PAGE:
Banks have to find ways to obtain efficient, low cost data about their customers to make analytical decisions and adapt their business models to a changed regulatory and market environment, according to Hank Prybylski, a partner and advisory leader in Ernst & Young’s Americas Financial Services Office.
Banks that are too tied to a large number of legacy systems are not going to be able to harness the customer information they need to position themselves to benefit from changing customer behaviour. They are not going to meet regulatory and client requirements and they will be at a continual cost disadvantage.
“The bank of the future will be a data management company,” Mr. Prybylski said, speaking at the Cayman Islands Bankers’ Association social event at the Westin on 10 July.
However, he noted, only a quarter of his clients are undergoing a major data engineering project. The high investment costs make the centralisation and upgrade of data systems at a financial institution a large, high-risk programme and potentially an investment trap.
Yet regulators are already forcing banks to invest in their information technology infrastructure to clean up their risk and compliance data, for example, to be able to provide US customer account information under the US Foreign Account Tax Compliance Act.
Banks that have to spend time and money on transactional data for risk and compliance, should spend that little bit more to get the analytical data that they need to drive their business, according to Mr. Prybylski, who says the successful banks of the future will be analytical companies.
Retailers and consumer product companies have been using transactional client data for a long time. Initially a system to measure sales activity and manage inventory, these businesses employ market research techniques to determine which products they should develop and sell, the correct price point, including the size and timing of discounts, and which marketing vehicles are the most effective.
Consumer companies combine this data and market research with social media information, which supports customer segmentation and enables a more targeted marketing and product development.
Retail and consumer product companies are also entering into the traditional realm of banks by occupying parts of the payment chain through loyalty cards and digital payment methods.
Mr. Prybylski does not think that regulators will allow consumer product companies to become banks, but there is a potential for diminishing the role of banks with cash and credit card transactions falling away. Most banks, however, see this development as a major opportunity.
They want to be the service provider and data architects that provide the backbone in the smart commerce space – the connection between merchants, customer, payment systems and loyalty programmes, he said.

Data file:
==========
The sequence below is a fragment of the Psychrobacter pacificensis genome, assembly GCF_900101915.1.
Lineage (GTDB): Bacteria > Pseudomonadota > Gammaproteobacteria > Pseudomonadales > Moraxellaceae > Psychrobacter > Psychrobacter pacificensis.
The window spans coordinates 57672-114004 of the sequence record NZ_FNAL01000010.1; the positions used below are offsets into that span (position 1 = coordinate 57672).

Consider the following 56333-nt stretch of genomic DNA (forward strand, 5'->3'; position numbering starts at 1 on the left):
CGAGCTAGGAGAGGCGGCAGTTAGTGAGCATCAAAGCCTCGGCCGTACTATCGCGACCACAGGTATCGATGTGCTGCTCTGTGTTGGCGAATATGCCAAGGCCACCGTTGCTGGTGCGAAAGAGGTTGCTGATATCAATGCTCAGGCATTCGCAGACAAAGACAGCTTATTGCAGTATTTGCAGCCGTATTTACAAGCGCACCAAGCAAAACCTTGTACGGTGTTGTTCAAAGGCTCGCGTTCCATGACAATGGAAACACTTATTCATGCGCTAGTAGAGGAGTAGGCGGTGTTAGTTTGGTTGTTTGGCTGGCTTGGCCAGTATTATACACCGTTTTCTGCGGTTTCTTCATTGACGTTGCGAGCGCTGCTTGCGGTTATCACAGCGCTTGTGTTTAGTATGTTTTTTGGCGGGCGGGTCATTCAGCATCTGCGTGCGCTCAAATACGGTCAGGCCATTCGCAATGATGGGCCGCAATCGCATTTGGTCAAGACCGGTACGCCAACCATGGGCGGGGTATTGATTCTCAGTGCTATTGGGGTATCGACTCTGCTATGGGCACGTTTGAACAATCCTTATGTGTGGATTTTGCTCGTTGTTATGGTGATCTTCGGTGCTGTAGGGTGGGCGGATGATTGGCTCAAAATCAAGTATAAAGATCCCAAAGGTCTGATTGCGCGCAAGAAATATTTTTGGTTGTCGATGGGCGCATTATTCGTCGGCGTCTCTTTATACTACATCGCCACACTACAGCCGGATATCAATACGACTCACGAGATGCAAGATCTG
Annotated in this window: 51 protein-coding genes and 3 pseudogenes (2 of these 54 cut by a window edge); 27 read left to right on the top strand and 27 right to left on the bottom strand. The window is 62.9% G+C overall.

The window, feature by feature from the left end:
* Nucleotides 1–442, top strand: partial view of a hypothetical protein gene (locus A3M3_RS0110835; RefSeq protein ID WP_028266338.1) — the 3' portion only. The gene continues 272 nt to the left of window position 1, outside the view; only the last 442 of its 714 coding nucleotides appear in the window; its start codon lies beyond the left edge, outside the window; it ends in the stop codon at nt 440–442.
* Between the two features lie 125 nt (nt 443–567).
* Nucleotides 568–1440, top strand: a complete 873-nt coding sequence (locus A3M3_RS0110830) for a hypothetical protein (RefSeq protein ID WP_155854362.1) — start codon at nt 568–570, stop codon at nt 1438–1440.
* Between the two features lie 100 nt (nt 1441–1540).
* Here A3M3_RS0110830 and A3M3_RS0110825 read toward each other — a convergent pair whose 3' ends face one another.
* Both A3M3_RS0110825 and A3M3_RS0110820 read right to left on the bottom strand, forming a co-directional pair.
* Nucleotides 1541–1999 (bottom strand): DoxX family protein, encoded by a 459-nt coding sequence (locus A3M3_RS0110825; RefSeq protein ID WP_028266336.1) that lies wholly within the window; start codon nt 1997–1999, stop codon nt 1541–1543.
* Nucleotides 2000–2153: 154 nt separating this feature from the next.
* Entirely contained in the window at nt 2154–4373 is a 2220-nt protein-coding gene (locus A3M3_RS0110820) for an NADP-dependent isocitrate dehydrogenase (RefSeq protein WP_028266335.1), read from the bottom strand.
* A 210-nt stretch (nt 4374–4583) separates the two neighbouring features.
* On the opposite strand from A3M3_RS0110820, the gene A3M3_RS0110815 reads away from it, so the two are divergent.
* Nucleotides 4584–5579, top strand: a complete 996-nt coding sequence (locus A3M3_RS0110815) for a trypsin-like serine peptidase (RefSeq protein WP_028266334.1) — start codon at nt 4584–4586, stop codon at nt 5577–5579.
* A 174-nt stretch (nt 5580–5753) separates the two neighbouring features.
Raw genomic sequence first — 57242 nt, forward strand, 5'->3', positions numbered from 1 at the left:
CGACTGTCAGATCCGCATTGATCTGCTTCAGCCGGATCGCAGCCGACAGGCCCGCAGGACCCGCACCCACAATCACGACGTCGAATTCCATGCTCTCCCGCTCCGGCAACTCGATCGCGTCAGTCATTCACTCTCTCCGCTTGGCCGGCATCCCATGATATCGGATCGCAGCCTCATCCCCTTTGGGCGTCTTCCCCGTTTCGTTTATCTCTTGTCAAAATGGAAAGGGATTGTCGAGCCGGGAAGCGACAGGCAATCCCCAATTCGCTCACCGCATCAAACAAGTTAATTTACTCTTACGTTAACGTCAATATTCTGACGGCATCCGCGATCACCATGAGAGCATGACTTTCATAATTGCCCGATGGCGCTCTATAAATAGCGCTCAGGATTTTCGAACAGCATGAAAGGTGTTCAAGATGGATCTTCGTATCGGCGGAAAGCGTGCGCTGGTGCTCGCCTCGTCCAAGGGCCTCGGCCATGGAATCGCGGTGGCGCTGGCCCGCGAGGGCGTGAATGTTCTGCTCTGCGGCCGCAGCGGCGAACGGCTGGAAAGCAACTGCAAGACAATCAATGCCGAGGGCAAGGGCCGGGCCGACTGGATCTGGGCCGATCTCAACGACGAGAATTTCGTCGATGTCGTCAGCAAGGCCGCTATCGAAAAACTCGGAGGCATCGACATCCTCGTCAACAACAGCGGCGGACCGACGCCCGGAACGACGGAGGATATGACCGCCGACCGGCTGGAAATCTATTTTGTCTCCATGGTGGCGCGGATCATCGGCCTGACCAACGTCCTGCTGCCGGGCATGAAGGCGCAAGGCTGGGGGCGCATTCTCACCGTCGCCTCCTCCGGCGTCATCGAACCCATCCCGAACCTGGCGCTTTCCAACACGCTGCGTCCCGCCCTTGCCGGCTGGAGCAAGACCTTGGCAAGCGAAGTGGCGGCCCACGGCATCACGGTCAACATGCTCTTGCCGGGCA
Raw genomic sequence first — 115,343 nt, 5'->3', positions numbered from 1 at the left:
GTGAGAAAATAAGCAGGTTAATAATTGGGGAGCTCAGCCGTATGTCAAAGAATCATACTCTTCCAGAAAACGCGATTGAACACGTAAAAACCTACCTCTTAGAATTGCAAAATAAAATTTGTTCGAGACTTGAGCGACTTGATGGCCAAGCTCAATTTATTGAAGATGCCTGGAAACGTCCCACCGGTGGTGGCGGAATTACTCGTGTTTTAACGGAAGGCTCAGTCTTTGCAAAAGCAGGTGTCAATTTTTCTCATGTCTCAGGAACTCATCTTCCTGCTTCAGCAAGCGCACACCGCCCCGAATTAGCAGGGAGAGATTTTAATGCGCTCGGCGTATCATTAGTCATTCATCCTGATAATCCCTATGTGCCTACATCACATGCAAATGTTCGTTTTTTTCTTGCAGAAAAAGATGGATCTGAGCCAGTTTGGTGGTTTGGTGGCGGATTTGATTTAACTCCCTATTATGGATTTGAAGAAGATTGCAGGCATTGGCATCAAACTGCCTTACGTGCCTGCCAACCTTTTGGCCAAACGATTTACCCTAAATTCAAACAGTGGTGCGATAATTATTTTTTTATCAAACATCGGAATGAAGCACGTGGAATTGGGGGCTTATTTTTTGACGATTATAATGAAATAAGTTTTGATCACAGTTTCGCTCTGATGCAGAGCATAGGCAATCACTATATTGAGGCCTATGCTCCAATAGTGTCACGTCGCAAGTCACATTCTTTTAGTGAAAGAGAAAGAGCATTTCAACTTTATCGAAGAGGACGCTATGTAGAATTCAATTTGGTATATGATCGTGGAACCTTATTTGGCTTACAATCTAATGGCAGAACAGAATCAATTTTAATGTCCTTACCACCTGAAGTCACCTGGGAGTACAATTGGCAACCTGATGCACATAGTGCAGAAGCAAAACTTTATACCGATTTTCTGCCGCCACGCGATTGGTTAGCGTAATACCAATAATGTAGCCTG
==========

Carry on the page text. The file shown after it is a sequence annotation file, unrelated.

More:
Applying advanced analytics to customer transactional data will be all the more important in banking, because customer experience is the key to growth, Mr. Prybylski said.
The proportion of customers willing to change their bank is rising, as is the proportion of customers with two or more banks. “Your core customer is now with multiple banks, looking for a change.” This customer is “up for grabs”.
More and more customers are using social media. They compare pricing on the Internet and they want to bank across different channels from the personal service in bank branches to online transaction.
Overall, there is a general trend toward flexibility. Customers want to pull in their service, by doing their own research and learning about products first, rather than being pushed to it through marketing.
Segmentation of customer service is also accepted by the consumer, which means they are satisfied with a low-cost digital channel when it makes sense, but also expect a premium service if they are premium customers. And, as in the consumer product space, banking customers now expect loyalty programmes.
The velocity of this change is a significant opportunity for banks, Mr. Prybylski said. “If customers are changing their behaviour, the banks that get it right will be the ones that grab the customers. And it is those core customers that are really going to be the growth engines of the future.”
But to take advantage of the change, banks need to adapt their organisational model. The segmentation of data use in various parts of the business, such as risk or compliance, leads to “polluted information”.
The bank of the future will need to develop its risk, finance and customer analytics and consolidate the management of data under a chief data officer function.
This change in architecture is further required because the biggest limiting factor to the use of customer data are privacy risks, which need to be managed.